To the Editor: The study by Lee et al. (1) is the first report on the effects of cancer chemotherapy on cognitive function in rodent models. Given the increasing concern about cognitive dysfunction in patients receiving chemotherapy, the development of animal models to characterize chemotherapy-induced cognitive impairment has been proposed as a priority for future research (2, 3). Unexpectedly, Lee et al. (1) found an enhancement of both memory and hippocampal synaptic plasticity following several weeks of treatment with cyclophosphamide in rats.

We too have used rodent models to investigate the cognitive effects of cyclophosphamide. In contrast to the findings reported by Lee et al. (1), we have observed a transient memory impairment following cyclophosphamide administration in mice. In our experiments, male CF1 mice (70-90 days of age) were trained and tested in step-down inhibitory avoidance conditioning, a type of emotionally motivated, hippocampus-dependent memory task where animals learn to associate a location in the training apparatus with a footshock. Inhibitory avoidance training was carried out as described previously (4). Either 1 day or 1 week before behavioral training, animals were given a systemic injection of cyclophosphamide (8, 40, or 200 mg/kg, i.p.). Control animals were injected with saline. Mice treated with cyclophosphamide at 40 or 200 mg/kg 1 day before training showed significant impairment of 24-hour memory retention when compared with control animals [mean ± SE retention test latencies (seconds) were 61.30 ± 20.93 in the control group, 80.91 ± 25.02 in the group treated with 8 mg/kg cyclophosphamide, 22.0 ± 12.02 in the group treated with 40 mg/kg cyclophosphamide, and 12.36 + 2.87 in the group treated with 200 mg/kg cyclophosphamide; both Ps < 0.01 compared with the control group with two-tailed Mann-Whitney U tests; n = 10-11 animals per group]. There was no significant difference among groups in training performance [overall mean ± SE training trial latency (seconds) was 12.77 ± 1.46; P = 0.16]. A control experiment showed that cyclophosphamide did not affect open field behavior (4), indicating that the impairing effects of cyclophosphamide on inhibitory avoidance could not be attributed to drug-induced alterations in locomotion, motivation, or anxiety (data not shown). Systemic administration of cyclophosphamide (8, 40, or 200 mg/kg, i.p.) did not affect inhibitory avoidance memory when given 1 week before training (data not shown).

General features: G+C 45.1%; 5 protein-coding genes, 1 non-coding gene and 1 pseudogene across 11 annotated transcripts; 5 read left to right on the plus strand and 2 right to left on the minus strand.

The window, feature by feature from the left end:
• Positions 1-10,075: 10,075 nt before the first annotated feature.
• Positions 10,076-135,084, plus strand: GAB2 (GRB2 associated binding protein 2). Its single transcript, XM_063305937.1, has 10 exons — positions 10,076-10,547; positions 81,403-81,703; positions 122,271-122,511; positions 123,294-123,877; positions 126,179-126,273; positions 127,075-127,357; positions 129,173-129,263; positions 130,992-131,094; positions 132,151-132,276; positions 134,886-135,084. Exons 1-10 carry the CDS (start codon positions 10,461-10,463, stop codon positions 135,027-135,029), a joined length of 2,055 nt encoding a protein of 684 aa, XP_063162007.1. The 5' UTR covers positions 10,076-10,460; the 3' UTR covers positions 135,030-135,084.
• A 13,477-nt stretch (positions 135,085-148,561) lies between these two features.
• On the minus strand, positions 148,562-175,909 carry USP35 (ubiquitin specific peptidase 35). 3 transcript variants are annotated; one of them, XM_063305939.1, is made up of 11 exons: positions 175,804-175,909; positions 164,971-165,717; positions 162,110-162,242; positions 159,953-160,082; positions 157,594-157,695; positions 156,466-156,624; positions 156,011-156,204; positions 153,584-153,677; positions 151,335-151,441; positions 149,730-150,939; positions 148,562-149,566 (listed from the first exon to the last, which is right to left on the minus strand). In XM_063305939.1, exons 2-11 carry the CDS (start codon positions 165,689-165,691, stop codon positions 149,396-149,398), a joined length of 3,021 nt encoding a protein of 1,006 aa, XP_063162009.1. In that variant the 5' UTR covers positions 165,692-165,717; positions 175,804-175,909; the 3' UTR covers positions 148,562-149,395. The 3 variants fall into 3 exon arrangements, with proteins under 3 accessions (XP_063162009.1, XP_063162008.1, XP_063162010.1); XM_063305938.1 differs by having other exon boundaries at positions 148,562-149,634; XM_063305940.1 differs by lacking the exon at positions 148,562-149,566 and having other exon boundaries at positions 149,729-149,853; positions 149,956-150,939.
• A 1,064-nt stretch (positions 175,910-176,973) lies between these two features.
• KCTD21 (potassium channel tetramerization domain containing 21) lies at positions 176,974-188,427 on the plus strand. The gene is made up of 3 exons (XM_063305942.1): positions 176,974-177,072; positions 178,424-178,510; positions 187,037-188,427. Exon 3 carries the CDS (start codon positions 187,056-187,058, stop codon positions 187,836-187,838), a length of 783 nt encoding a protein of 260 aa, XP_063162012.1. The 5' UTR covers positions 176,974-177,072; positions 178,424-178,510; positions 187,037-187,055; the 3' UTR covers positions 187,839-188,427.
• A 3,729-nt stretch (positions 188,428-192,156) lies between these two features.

Our results show that a single administration of cyclophosphamide induces memory impairment in a mice model of aversive conditioning. Further studies are required to characterize cognitive deficits induced by cancer chemotherapy in animal models and investigate the mechanisms underlying the differential effects of cyclophosphamide on memory in different experimental paradigms.

In Response: In their Letter to the Editor, Reiriz et al. have questioned the generalization of results that we recently presented about a rodent model to assess cognitive impairments induced by cyclophosphamide and 5-fluorouracil (1). In our study, we evaluated the effects of chronic regimens of these two chemotherapeutic agents on performance of young and aged female F344 rats in two complex learning tasks, the Morris water maze and the Stone 14-unit T-maze. Both tasks involve multiple trials spread over several days and required the rat to learn and remember complex spatial relationships. Our results showed that, with 8 weeks of recovery from the chemotherapeutic regimens, rats treated with either cyclophosphamide (100 mg/kg) or 5-fluorouracil (150 mg/kg) surprisingly did significantly better than untreated controls in both learning tasks. However, after providing even longer periods of recovery, 29 to 42 weeks, we observed no significant differences in maze performance between treated rats and controls. Thus, despite the toxicity of the regimens of cyclophosphamide and 5-fluorouracil as applied, the treatments produced a transient improvement in performance and, with longer periods of recovery, no long-term negative effects on cognition as measured by these tasks.